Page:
With a little pre-planning and elbow grease (and a warm oven!), you too can soon be rolling out delicious bread to break with those you love.

The post NOVEMBER 17TH IS HOMEMADE BREAD DAY also appeared on PCM Lifestyle.

Facebook Secret Sister Gift Exchange Is A Scam!


(PCM) Many women have reported seeing posts regarding a secret sister holiday gift exchange appearing on their Facebook feeds. The post details that if you purchase a gift valued at $10 or more you can receive up to 36 gifts in return.

The post requests that your private message the person who posted it to receive the full instructions which includes a full list of the names of those participating. You are then expected to send a gift to the first person on the list and then share the list with six other women, inviting them to join in on the gift exchange.

However, cyber security experts are now warning that the “secret sister” post is nothing more than yet another internet scheme that can put your personal information, such as your home address and credit card info at risk.

Not only are you putting your personal information in the hands of total strangers, but you are also leaving yourself vulnerable to receiving some dangerous, rude or offensive gifts in your mailbox as well.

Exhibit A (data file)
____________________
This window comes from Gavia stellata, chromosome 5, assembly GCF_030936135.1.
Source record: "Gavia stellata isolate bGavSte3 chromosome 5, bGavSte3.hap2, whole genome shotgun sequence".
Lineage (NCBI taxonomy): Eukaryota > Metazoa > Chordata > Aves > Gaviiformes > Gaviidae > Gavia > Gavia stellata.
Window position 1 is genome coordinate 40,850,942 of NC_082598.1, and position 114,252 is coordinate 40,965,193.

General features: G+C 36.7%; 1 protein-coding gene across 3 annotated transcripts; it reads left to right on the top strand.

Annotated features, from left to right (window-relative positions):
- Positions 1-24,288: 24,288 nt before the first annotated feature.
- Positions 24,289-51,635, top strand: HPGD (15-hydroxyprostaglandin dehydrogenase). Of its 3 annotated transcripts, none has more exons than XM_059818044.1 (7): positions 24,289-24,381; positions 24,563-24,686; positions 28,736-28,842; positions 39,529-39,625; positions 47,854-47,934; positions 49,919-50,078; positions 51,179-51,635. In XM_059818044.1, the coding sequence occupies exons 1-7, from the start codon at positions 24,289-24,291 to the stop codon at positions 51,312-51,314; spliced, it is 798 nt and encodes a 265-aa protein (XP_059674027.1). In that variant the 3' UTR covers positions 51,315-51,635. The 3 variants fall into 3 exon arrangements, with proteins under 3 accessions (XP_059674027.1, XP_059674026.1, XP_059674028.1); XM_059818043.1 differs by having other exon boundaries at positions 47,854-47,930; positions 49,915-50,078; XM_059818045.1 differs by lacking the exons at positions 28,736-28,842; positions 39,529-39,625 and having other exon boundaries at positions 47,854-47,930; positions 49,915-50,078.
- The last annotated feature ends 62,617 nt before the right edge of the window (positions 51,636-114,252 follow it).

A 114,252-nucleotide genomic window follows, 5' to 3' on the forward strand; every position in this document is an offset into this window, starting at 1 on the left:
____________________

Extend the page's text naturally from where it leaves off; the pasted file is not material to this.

The U.S. Postal Inspection Service website says that chain letters are “illegal if they request money or other items of value and promise a substantial return to the participants.” Be cautious and be sure to give your fellow Facebook sisters the gift of warning them about this potential scam.

The post Facebook Secret Sister Gift Exchange Is A Scam! also appeared on PCM Lifestyle.

A Thanksgiving Ritual… Little Things You Did that Really Mattered to Me!

By: Susan Ford Collins


How to Make Habits of Highly Successful People (HSPs) Part of Your Holidays

In our family, Thanksgiving is about much more than just food! Oh yes, every year I make homemade cranberry sauce, a huge rice-stuffing filled turkey roasted with onions, mushrooms and carrots till golden brown, along with neatly trimmed broccoli “trees” for the kids, and a mouth-watering array of regular as well as gluten-free pumpkin pies. But most delicious of all (tucked inconspicuously among the silverware and napkins on our long cloth-covered table) we have something more. A ritual!